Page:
On energy interests involving russia too, both would likely tread a similar path, according to clearview, with the question being more one of magnitude than direction. irrespective of who wins, more sanctions on nord stream 2 are likely.
One key foreign policy divergence is on iran. a biden administration would see the us return to the nuclear pact, which saw iran cut its nuclear stockpile before mr trump abandoned the deal in 2018. the reimposition of us sanctions has pushed down iranian oil production by as much as 2.4m barrels a day. lifting them would restore much supply to an already oversupplied market.
Energy might not be the main issue on voters minds when they go to the polls in a few weeks time. but the outcome will determine the future of us energy for years to come.
Oil and gas impairments look set to outstrip levels seen at the height of the last crash. numbers crunched by evaluate energy show more than $80bn worth of writedowns on property, plant and equipment by us producers in the first half of the year. that compares to about $135bn in 2015.
Companies had much further to fall last time, with total asset values north of $1tn at the end of 2014, compared with $940bn this time around. even so, many companies have held out on slashing their long-term price outlook. expect the impairment toll to push towards 2015 levels spelling bad news for their borrowing plans.
They found it hard to get capital after the first price crash when their asset values were worth so much more, said mark young, an evaluate analyst. the amount of capital available to producers that are borrowing against the value of their assets is now likely to fall, he suggested.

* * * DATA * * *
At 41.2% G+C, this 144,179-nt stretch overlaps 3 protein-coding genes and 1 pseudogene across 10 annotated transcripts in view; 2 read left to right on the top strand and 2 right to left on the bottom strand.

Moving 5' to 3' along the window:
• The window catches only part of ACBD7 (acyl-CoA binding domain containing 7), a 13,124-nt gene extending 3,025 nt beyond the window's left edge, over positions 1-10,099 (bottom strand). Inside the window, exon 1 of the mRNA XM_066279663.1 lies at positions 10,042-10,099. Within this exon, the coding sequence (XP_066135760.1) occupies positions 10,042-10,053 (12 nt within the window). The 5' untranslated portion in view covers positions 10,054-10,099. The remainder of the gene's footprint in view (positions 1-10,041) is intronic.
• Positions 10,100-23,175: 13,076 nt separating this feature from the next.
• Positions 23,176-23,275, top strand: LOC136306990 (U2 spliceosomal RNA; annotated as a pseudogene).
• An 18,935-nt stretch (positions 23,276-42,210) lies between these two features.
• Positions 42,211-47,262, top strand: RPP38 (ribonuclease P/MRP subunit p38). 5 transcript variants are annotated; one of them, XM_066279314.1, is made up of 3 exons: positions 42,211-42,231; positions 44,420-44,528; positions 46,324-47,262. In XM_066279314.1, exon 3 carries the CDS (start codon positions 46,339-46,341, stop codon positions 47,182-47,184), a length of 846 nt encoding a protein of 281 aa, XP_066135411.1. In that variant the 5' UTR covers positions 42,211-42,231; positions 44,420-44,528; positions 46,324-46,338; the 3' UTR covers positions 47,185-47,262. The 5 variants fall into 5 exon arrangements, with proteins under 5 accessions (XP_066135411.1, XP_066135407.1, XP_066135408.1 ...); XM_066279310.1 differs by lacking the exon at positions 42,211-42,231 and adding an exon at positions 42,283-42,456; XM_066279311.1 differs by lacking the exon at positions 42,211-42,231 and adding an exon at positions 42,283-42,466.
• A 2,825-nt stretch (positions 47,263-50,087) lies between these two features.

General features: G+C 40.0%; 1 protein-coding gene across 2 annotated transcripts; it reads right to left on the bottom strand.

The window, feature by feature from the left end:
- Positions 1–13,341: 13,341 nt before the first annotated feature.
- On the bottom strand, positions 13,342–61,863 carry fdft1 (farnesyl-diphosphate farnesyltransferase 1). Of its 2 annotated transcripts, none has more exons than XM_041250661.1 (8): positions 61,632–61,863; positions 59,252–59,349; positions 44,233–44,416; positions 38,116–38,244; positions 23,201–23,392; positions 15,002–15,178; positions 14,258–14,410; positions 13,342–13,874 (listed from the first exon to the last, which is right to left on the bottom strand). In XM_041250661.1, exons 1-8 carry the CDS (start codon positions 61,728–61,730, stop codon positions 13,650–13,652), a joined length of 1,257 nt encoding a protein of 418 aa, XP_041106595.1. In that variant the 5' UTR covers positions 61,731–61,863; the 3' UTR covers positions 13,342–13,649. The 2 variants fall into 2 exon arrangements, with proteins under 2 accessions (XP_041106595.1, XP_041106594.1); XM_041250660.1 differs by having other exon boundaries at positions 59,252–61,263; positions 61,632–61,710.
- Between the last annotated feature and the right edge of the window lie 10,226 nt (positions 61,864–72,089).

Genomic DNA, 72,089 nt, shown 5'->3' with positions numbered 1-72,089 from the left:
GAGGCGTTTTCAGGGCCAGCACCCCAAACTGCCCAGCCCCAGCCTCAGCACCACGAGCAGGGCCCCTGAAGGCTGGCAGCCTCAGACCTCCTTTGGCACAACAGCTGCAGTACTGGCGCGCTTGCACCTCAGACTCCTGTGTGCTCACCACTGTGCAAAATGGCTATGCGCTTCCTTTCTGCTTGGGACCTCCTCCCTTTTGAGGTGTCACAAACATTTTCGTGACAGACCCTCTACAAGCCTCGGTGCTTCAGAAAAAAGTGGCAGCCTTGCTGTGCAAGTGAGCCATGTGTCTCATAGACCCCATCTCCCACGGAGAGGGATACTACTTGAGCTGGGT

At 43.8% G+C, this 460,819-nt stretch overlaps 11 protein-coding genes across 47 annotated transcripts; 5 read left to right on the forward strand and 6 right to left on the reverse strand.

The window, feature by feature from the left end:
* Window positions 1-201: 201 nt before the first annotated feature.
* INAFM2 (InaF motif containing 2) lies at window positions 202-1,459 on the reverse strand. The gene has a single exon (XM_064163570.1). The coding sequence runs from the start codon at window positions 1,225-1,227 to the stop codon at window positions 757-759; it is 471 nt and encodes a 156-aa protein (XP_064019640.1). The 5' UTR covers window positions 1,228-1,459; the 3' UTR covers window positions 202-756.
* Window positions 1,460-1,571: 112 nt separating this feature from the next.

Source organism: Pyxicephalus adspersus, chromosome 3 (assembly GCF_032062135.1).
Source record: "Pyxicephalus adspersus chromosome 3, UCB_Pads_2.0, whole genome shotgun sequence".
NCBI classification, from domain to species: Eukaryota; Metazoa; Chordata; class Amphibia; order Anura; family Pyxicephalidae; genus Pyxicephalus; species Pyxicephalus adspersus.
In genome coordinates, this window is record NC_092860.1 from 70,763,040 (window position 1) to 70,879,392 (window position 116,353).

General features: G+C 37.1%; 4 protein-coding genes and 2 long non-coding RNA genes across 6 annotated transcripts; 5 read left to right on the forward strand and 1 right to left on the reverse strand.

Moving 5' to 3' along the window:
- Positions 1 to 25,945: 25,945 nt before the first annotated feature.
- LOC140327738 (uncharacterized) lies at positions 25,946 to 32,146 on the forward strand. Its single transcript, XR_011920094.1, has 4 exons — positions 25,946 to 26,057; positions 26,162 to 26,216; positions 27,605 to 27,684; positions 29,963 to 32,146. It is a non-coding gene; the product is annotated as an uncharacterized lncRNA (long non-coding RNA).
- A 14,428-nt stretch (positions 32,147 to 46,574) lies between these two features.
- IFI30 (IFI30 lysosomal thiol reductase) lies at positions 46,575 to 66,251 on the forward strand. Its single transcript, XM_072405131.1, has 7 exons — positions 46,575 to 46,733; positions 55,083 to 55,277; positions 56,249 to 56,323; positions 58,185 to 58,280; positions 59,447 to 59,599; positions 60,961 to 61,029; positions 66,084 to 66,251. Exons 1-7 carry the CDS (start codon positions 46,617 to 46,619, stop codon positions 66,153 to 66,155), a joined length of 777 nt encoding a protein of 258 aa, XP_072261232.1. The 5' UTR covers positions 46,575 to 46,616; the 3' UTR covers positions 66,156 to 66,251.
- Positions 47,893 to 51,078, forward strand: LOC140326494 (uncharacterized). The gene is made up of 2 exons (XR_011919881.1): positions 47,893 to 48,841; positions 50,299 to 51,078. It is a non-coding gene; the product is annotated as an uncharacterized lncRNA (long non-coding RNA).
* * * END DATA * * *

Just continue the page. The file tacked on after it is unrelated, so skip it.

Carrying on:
Es spoke to devon energys chief executive dave hager and his counterpart at wpx energy, rick muncrief, after they announced their $12bn deal yesterday. what are the key points?
The deal hedges devons exposure to a possible biden federal leasing ban. mr hager doubted a change of us president would make much difference. even so, everyone had done a wonderful job sewing up permits now, in case a biden administration bans new leasing on federal lands. and credit suisse analysts said the deal would reduce the new devon energys federal acreage exposure to 35 per cent versus 55 per cent now.
Go big in the permian. the new company will rival eog resources, concho resources and pioneer natural resources for sheer shale size. we are in a new peer group and i think thats a great thing, said mr muncrief. mr hagen talked of building a dominant position of 400,000 acres in the permians prolific delaware basin. in this period of the downturn for the industry, scale matters, mr hagen said.
Slow growth is the new growth-at-all-costs. the merger prioritises free cash flow generation over production growth, with output to rise a maximum 5 per cent a year, said devon. free cash flow will pay for higher dividends, debt reduction and share repurchases music to investors ears. mr muncrief said the new devon would show some leadership in disciplined investing. william janela at credit suisse called it: a clear endorsement of the new e&p business model. the market liked it too: the companies share prices soared on monday (having fallen by two-thirds this year).
Who will merge next? oil-price volatility, us election risk and other headwinds are still slowing m&a activity, say analysts. but the depth and quality of inventory available in the permian means it will be at the forefront of more consolidation, said andrew dittmar at enverus. mr janela said the most attractive consolidation targets were cimarex energy, concho resources, pioneer and parsley energy the new devons competitors.